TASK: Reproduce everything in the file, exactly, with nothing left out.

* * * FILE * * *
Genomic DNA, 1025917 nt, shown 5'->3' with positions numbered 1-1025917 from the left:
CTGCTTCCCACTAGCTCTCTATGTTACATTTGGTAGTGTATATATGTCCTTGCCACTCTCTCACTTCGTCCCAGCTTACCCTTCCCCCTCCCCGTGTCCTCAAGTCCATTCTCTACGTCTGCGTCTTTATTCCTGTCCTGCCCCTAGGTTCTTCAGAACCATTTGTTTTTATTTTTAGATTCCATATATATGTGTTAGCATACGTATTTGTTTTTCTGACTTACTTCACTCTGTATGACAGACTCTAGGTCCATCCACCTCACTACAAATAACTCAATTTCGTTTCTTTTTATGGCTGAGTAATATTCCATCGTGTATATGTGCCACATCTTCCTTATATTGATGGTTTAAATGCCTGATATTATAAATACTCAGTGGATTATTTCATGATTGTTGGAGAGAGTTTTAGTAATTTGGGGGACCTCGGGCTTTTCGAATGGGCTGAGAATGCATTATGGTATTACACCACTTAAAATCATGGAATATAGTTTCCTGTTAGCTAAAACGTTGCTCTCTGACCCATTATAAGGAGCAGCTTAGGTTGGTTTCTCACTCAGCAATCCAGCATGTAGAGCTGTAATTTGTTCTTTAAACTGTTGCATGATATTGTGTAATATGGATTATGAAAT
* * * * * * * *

Genomic DNA, 1025917 nt, shown 5'->3' with positions numbered 1-1025917 from the left:
CTGCTTCCCACTAGCTCTCTATGTTACATTTGGTAGTGTATATATGTCCTTGCCACTCTCTCACTTCGTCCCAGCTTACCCTTCCCCCTCCCCGTGTCCTCAAGTCCATTCTCTACGTCTGCGTCTTTATTCCTGTCCTGCCCCTAGGTTCTTCAGAACCATTTGTTTTTATTTTTAGATTCCATATATATGTGTTAGCATACGTATTTGTTTTTCTGACTTACTTCACTCTGTATGACAGACTCTAGGTCCATCCACCTCACTACAAATAACTCAATTTCGTTTCTTTTTATGGCTGAGTAATATTCCATCGTGTATATGTGCCACATCTTCCTTATATTGATGGTTTAAATGCCTGATATTATAAATACTCAGTGGATTATTTCATGATTGTTGGAGAGAGTTTTAGTAATTTGGGGGACCTCGGGCTTTTCGAATGGGCTGAGAATGCATTATGGTATTACACCACTTAAAATCATGGAATATAGTTTCCTGTTAGCTAAAACGTTGCTCTCTGACCCATTATAAGGAGCAGCTTAGGTTGGTTTCTCACTCAGCAATCCAGCATGTAGAGCTGTAATTTGTTCTTTAAACTGTTGCATGATATTGTGTAATATGGATTATGAAAT